When Democrats were in control of the Oklahoma legislature- 1907-2004- they regularly passed legislation that had multiple subjects and whose title did not accurately reflect the actual legislation. During that time, state courts largely ignored the ‘single subject’ rule. That is why is so puzzling Oklahoma courts have just recently started to enforce the ‘single subject’ rule since Republicans gained control of the state legislature in 2004.
In 2008, the legislature passed a pro-life bill (Freedom of Conscience Act) that had several different provisions. Bear in mind, all the legislation was related and was pro-life, but it covered a variety of different areas. The state supreme court said it violated the ‘single subject’ rule and struck it down. One has to think it more than mere coincidence this happened on a pro-life bill. This year, the State legislature spilt the bill into two bills and passed them overwhelmingly. One bill, written by Senator Anthony Sykes, (R-Moore) would require women to undergo an ultrasound and listen to a detailed description of the fetus before they undergo an abortion. Several other states have similar ultrasound pro-life laws, so this is not unique legislation.
Governor Henry vetoed both bills as expected, but the legislature overwhelmingly voted to override the Governor’s veto. Because the measure had an ‘emergency’ clause, it was required to get ¾ of the legislature, not the normal 2/3 to vote to override the Governor’s veto. Several conservative pro-life Democrats joined with Republicans to override the veto- a true bi-partisan effort.
Within hours, the courts had placed a restraining order on implementation of the new laws. A hearing is scheduled in July. Unlike the last delay in implementation, this lawsuit was not filed based on the single subject rule. Filed by an abortion provider, the suit claims the ultrasound measure is unconstitutionally vague, violates women's and abortion practitioner's constitutional speech rights, is an impermissible special law, and "impermissibly burdens the fundamental rights of plaintiffs' patients to terminate a pregnancy and avoid unwanted speech in a private setting."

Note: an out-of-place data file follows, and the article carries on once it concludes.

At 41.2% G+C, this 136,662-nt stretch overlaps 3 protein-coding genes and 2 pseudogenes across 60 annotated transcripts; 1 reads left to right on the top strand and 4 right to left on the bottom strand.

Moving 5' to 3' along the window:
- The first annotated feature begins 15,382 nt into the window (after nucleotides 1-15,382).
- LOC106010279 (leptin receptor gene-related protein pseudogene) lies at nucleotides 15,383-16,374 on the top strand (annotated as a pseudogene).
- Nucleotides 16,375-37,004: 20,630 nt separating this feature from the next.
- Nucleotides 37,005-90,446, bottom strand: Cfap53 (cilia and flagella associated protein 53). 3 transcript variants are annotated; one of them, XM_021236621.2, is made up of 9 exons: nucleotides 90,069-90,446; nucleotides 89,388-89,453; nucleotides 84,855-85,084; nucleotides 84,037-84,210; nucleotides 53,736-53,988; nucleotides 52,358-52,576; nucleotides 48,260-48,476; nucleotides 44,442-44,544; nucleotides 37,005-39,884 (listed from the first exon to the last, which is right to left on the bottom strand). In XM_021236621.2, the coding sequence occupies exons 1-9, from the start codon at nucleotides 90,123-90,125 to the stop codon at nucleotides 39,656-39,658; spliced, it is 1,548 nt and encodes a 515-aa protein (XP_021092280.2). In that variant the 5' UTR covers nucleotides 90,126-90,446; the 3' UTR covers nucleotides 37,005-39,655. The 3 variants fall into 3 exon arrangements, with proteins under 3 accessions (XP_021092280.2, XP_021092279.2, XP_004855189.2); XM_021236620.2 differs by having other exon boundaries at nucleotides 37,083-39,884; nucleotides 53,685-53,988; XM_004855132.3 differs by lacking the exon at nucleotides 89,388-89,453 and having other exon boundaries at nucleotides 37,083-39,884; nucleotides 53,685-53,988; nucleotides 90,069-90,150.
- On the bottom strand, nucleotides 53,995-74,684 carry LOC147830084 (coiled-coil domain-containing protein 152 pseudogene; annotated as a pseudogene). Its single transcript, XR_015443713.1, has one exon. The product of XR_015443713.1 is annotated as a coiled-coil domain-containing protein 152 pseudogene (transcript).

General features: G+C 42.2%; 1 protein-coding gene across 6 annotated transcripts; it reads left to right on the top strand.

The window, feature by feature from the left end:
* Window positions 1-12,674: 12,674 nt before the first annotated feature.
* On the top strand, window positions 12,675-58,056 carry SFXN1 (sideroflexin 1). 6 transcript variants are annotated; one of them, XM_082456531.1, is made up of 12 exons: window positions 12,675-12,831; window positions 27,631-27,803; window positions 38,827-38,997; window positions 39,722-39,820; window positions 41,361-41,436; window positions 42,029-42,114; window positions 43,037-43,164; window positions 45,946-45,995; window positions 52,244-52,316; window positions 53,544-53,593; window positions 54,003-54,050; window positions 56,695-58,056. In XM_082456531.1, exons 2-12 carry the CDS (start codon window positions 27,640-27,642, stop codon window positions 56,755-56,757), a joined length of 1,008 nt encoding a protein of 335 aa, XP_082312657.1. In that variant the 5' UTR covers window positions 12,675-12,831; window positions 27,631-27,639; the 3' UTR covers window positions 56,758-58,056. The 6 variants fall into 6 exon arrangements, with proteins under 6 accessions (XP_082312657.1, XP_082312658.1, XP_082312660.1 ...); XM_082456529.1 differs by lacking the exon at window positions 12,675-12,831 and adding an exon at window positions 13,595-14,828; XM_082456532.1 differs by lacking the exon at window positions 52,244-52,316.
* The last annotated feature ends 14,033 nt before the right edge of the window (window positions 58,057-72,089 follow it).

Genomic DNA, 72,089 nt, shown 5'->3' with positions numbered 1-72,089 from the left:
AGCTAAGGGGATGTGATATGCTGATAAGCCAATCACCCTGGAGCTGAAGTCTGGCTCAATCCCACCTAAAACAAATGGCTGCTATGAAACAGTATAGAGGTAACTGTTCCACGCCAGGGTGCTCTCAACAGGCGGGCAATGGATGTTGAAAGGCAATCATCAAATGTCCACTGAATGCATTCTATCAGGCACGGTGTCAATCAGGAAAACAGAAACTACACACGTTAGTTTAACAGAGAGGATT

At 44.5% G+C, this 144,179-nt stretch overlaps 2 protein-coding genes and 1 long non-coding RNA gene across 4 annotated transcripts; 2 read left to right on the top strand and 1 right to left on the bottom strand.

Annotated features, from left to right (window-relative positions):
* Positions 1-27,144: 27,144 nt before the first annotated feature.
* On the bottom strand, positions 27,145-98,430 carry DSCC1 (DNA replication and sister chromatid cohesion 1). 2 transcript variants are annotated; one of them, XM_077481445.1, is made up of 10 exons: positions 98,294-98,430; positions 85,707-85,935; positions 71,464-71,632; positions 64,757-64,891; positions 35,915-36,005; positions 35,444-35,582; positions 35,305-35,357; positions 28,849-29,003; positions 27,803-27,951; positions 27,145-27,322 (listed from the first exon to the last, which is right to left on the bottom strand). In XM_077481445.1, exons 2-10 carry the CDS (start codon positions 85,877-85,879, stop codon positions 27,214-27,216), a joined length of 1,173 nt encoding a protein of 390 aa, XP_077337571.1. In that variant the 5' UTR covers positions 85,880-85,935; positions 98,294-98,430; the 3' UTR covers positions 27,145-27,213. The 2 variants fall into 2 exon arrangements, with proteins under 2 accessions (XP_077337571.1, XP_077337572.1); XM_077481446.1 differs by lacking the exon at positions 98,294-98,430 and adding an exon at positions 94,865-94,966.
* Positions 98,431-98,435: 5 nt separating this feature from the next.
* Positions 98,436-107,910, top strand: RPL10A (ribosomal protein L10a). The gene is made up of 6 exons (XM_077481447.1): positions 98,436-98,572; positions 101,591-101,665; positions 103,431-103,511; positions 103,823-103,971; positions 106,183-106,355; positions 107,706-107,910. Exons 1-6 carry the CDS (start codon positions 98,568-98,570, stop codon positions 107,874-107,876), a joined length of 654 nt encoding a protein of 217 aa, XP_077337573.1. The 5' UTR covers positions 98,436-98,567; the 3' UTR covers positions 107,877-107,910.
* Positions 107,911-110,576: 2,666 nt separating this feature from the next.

What about the rights of the unborn child? Shouldn’t they have the right to life, liberty and the pursuit of happiness? Now back to the single subject rule.
Senate Pro Tem Senator Glenn Coffee, (R-OKC) has authored Senate Bill 213, which requires every bill to contain a separate provision that clearly expresses the subject of the bill. That means future legislative bill titles will be longer and will have subtitles outlining specifically what that each tenet in the bill is about.
Pro Tem Coffee explained that SB 213 resulted from the court ruling that found the Freedom of Conscience Act, was unconstitutional because it violated the single subject rule. As a result, SB 213 now requires a court to provide written findings detailing each of the multiple subjects in a bill if the court finds the measure to violate the one subject rule.
“Senate Bill 213 creates a legislative record that a particular piece of legislation has been debated and defended, in committee and on the floor, regarding its single subject,” said Coffee. “Regardless of what subject matter a bill deals with, this legislation will create a way for courts to give us guidance in how to improve legislation, by citing specific areas we did not comply with Oklahoma law.”
Senate Bill 213 now goes to the House of Representatives where it is expected to pass. Who knows if Governor Henry will sign or veto it. Henry has become progressively more liberal as he winds down his two terms as Governor. Thanks to Senator Coffee for authoring legislation that will address the ‘single subject’ provision. Keeping courts out of ‘lawmaking’ and/or legislating from the bench is a good thing. We have enough of that at the Federal level.